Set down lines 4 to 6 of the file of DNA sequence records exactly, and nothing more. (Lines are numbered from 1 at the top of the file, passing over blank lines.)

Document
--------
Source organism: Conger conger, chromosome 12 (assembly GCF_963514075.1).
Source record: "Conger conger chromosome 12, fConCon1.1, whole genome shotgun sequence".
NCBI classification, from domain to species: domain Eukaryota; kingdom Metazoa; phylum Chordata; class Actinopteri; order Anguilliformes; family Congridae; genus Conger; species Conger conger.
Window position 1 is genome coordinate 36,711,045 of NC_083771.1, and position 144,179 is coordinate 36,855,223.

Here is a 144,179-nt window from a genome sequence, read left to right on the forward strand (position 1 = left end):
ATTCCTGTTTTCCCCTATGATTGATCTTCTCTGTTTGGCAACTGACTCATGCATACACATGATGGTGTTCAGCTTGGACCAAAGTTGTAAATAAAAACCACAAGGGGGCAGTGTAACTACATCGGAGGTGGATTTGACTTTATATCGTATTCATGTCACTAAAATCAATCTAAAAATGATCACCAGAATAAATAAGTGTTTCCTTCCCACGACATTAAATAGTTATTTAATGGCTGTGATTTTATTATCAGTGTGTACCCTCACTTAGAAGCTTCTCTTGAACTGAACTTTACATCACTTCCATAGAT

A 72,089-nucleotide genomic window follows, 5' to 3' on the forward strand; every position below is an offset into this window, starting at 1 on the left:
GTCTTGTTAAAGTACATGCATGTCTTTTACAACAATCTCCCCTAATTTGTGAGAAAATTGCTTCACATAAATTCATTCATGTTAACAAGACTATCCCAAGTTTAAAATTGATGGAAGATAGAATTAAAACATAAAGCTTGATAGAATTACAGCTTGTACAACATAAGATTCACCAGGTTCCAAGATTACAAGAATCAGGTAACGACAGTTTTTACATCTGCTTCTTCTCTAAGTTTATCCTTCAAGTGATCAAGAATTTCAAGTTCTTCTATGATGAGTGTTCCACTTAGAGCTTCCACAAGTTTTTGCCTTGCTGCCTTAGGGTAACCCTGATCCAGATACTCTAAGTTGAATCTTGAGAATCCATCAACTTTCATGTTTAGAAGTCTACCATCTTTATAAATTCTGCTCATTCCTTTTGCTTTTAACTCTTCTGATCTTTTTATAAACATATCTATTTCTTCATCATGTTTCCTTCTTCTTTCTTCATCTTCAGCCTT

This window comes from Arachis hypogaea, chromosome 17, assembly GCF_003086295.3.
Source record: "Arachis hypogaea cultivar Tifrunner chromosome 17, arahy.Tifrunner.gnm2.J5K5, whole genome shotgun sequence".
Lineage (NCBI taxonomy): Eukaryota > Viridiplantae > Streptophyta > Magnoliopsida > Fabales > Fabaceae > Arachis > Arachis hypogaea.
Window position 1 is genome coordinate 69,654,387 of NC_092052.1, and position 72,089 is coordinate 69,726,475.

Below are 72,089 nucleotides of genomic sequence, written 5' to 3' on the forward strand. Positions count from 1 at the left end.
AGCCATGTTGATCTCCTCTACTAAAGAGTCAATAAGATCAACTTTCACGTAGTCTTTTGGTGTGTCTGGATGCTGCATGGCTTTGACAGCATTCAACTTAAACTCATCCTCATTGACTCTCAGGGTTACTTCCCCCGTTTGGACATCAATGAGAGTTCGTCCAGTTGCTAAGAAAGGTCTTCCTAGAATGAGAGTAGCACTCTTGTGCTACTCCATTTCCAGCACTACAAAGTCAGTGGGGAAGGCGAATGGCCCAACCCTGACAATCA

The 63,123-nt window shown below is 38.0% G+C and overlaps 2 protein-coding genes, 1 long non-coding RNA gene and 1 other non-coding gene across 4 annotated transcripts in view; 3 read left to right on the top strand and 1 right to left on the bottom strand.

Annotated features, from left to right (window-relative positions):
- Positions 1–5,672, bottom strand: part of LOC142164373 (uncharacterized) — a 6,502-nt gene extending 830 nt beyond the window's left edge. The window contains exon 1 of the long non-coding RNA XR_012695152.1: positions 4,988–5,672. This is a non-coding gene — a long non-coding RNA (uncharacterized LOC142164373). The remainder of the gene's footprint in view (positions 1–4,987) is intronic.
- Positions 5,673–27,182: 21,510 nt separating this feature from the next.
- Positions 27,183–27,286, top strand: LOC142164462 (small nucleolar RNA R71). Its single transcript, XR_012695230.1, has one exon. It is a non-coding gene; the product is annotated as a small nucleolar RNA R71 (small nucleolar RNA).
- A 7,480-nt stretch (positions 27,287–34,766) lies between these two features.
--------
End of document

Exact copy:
Window position 1 is genome coordinate 36,711,045 of NC_083771.1, and position 144,179 is coordinate 36,855,223.

Here is a 144,179-nt window from a genome sequence, read left to right on the forward strand (position 1 = left end):
ATTCCTGTTTTCCCCTATGATTGATCTTCTCTGTTTGGCAACTGACTCATGCATACACATGATGGTGTTCAGCTTGGACCAAAGTTGTAAATAAAAACCACAAGGGGGCAGTGTAACTACATCGGAGGTGGATTTGACTTTATATCGTATTCATGTCACTAAAATCAATCTAAAAATGATCACCAGAATAAATAAGTGTTTCCTTCCCACGACATTAAATAGTTATTTAATGGCTGTGATTTTATTATCAGTGTGTACCCTCACTTAGAAGCTTCTCTTGAACTGAACTTTACATCACTTCCATAGAT